There is an emerging trend for employers to suspend employees the moment any potential disciplinary issue arises.  However, the result is that employees are often needlessly forced to be away from the workplace which can be both soul destroying for the employee and counter productive for the employer.  Having an employee sitting at home on paid suspension for any length of time is a waste of resources.  It can also be difficult for a suspended employee to return to the workplace (assuming their employment is not terminated).

There are also legal risks for employers.  Unless there is a specific contractual term, there is no implied common law right to suspend an employee and an employee may be liable in damages for breach of contract.  The terms of any award/enterprise agreement (EA) suspension provision should be carefully followed.  If an employee is covered by an award/EA, they may be able to raise a dispute in the Fair Work Commission (FWC) taking issue with the need for suspension.  If there is a suggestion that the suspension involves unlawful discrimination or workplace bullying or adverse action under the general protections provisions of the Fair Work Act, then the employer may find itself in the FWC (potentially facing a reverse onus of proof) or a discrimination tribunal or having to answer to the Fair Work Ombudsman.

To minimise risk, suspension should be reserved for the most serious of cases involving allegations of sexual harassment, extreme bullying, fraud, theft, assault, intoxication and the like.  There should be initial evidence (not just mere suspicion) of wrongdoing and a real threat (not just a mere possibility) that:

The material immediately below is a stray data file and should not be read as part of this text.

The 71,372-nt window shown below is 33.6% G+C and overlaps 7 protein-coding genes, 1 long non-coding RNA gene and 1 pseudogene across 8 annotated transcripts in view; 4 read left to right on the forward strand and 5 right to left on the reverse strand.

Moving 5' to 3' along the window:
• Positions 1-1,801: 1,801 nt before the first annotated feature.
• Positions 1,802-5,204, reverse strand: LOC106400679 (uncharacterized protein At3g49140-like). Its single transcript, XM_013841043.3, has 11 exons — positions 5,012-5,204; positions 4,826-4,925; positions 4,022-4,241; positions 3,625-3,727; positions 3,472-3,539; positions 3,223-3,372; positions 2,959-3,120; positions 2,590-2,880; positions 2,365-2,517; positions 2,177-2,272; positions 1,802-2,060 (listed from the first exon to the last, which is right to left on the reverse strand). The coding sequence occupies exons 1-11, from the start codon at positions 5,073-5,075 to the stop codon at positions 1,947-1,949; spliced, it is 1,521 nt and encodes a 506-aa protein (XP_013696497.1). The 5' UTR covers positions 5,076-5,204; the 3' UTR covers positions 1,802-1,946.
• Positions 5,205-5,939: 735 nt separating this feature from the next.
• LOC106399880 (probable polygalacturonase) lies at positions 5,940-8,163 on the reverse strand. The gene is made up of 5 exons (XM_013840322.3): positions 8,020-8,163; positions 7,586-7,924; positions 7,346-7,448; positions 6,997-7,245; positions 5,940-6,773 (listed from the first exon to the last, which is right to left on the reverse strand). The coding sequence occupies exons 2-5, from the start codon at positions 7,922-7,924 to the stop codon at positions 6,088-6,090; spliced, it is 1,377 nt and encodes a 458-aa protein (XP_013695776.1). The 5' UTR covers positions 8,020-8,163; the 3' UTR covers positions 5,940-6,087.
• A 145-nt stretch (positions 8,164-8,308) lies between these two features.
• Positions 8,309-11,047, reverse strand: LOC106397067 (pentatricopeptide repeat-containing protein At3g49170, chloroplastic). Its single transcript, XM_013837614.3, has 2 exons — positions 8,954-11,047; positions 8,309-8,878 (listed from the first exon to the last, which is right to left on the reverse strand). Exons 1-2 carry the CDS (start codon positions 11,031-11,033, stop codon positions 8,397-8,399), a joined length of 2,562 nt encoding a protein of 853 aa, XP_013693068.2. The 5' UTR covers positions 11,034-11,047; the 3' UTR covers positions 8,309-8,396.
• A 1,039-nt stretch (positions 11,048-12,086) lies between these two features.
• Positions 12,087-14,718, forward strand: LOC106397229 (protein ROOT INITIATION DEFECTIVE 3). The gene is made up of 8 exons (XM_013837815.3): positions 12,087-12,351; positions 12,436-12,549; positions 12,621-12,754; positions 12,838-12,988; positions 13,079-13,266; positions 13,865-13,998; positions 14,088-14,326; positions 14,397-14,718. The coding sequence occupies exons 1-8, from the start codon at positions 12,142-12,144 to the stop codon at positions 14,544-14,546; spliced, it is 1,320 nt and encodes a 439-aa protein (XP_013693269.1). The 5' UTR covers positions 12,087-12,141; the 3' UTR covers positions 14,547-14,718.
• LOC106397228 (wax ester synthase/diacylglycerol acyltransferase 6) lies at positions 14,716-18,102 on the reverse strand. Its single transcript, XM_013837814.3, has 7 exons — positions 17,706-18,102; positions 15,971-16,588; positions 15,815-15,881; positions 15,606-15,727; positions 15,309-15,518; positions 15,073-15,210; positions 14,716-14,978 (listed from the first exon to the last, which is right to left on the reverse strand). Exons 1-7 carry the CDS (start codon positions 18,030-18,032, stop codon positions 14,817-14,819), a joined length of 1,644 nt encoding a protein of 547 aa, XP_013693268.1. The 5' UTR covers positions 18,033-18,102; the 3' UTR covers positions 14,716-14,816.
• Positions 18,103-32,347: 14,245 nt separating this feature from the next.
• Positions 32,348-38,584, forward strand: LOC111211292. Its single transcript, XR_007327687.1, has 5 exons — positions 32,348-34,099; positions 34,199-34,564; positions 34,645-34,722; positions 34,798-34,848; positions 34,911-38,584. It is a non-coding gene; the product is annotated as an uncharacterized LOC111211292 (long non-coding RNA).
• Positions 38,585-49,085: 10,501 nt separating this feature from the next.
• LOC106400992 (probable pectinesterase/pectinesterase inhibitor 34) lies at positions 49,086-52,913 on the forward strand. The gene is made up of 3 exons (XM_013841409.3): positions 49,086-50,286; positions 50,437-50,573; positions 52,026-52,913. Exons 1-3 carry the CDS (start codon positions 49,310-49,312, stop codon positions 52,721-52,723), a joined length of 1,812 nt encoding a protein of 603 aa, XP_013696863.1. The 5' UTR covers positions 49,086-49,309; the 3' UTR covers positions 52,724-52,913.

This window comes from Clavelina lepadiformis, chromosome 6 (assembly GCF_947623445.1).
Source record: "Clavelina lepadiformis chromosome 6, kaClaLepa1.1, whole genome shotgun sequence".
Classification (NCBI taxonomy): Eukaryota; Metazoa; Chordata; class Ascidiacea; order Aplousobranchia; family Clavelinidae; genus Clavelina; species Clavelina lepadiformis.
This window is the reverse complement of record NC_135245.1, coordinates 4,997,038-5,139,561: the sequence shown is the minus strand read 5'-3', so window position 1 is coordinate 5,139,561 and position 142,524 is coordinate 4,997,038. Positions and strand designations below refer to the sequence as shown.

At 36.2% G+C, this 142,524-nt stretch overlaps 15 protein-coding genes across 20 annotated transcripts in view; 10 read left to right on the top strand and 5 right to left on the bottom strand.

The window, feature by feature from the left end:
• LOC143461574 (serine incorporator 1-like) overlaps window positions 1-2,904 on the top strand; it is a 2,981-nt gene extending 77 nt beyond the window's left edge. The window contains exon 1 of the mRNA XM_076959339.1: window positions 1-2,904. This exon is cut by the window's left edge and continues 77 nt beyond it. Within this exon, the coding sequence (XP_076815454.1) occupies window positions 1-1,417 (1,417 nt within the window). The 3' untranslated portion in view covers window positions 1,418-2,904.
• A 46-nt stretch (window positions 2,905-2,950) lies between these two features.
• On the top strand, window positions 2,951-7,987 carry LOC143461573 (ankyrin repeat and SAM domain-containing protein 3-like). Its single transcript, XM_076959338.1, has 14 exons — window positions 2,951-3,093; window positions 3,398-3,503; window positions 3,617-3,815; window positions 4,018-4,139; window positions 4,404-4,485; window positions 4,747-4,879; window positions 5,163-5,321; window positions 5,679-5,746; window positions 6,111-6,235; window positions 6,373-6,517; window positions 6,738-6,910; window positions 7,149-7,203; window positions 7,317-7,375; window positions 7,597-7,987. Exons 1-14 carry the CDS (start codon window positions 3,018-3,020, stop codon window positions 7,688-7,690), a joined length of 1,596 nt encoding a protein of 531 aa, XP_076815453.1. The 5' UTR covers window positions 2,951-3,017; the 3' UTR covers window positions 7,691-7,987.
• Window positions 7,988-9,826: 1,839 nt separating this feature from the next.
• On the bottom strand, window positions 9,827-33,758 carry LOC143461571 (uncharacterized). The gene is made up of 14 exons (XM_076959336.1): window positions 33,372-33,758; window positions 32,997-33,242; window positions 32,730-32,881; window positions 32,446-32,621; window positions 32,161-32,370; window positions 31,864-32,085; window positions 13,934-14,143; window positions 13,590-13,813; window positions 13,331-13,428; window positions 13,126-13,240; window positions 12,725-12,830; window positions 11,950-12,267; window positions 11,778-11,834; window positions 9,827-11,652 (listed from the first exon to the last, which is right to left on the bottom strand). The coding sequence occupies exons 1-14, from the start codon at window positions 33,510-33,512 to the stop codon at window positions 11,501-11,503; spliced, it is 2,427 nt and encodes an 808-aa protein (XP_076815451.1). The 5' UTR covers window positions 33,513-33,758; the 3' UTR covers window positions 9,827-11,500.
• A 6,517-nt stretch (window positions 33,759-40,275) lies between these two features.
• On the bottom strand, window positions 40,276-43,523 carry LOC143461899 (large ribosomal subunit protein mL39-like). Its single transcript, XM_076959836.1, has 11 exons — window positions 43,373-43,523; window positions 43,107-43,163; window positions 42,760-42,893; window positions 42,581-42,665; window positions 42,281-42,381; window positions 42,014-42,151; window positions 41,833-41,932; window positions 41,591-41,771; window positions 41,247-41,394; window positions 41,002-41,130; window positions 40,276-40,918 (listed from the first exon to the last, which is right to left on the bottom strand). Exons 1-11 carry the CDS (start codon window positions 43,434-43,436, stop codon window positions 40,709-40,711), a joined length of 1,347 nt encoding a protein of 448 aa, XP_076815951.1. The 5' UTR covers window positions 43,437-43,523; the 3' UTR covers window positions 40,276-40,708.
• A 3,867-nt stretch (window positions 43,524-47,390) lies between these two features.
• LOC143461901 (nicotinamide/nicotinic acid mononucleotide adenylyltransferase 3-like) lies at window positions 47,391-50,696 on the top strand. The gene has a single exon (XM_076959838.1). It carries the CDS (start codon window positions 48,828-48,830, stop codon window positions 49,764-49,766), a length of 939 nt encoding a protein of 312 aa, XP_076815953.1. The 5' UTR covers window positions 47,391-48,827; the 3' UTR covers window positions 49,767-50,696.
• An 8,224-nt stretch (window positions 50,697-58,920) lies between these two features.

1. the employee will interfere with witnesses in any investigation; or
  2. the employee will sabotage employer assets such as IT resources; or
  3. the conduct will be repeated if the employee remains in the workplace.

Any suspension should be for the shortest possible period and the employee should be paid during the suspension period to minimise the risk of legal action.  Clear communication should be given to the employee about why they are being suspended, the steps the employer will take to investigate the matter, the expected period of suspension and that no disciplinary decisions have been taken.  There should be a point of contact for the employee, counselling should be made available and they should be advised of any delay.  A measured approach will pay dividends in the long term.